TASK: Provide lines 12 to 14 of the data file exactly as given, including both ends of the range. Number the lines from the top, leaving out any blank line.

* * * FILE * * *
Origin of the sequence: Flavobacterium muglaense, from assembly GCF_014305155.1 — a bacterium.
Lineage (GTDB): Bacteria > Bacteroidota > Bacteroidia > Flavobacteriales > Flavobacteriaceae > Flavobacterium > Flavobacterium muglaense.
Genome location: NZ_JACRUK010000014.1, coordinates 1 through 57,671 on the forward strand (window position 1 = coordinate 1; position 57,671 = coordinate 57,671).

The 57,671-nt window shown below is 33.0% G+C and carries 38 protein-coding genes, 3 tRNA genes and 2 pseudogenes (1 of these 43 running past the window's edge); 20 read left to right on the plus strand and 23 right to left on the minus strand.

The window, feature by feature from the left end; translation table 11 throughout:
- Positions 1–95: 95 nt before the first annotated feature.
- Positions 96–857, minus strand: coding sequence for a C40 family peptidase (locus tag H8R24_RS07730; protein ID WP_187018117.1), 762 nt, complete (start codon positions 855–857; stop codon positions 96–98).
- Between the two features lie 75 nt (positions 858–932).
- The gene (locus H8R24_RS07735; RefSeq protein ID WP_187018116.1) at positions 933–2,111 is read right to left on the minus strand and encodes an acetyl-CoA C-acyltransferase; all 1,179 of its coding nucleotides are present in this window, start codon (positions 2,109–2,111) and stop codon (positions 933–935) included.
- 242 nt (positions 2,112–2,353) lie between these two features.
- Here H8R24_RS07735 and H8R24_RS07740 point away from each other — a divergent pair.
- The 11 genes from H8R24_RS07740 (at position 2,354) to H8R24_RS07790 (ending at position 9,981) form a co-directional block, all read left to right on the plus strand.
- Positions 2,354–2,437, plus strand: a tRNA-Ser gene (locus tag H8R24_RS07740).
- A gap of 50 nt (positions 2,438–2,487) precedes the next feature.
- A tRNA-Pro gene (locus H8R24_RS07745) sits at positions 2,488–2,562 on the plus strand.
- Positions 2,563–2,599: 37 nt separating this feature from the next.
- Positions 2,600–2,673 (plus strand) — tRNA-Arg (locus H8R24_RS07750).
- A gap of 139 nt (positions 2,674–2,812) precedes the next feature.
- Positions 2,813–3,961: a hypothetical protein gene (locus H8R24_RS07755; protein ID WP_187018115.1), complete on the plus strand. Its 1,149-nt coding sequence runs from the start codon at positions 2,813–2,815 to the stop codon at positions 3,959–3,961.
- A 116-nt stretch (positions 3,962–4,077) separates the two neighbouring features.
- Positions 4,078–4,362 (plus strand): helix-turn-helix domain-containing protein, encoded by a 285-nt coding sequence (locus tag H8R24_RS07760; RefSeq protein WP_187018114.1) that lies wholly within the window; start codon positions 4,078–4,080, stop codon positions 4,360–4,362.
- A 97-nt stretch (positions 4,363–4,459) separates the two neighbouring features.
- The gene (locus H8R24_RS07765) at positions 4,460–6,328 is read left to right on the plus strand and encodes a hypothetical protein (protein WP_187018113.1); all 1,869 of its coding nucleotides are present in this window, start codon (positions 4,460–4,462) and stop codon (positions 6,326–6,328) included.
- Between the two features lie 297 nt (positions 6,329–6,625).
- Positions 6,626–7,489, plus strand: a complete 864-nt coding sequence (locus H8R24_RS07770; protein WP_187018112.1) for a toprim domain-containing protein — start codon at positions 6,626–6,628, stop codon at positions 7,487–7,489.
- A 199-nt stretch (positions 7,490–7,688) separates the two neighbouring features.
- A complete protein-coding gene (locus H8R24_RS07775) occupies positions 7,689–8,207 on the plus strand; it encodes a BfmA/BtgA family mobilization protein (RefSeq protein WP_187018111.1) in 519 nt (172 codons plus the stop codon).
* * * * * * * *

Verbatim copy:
- The 11 genes from H8R24_RS07740 (at position 2,354) to H8R24_RS07790 (ending at position 9,981) form a co-directional block, all read left to right on the plus strand.
- Positions 2,354–2,437, plus strand: a tRNA-Ser gene (locus tag H8R24_RS07740).
- A gap of 50 nt (positions 2,438–2,487) precedes the next feature.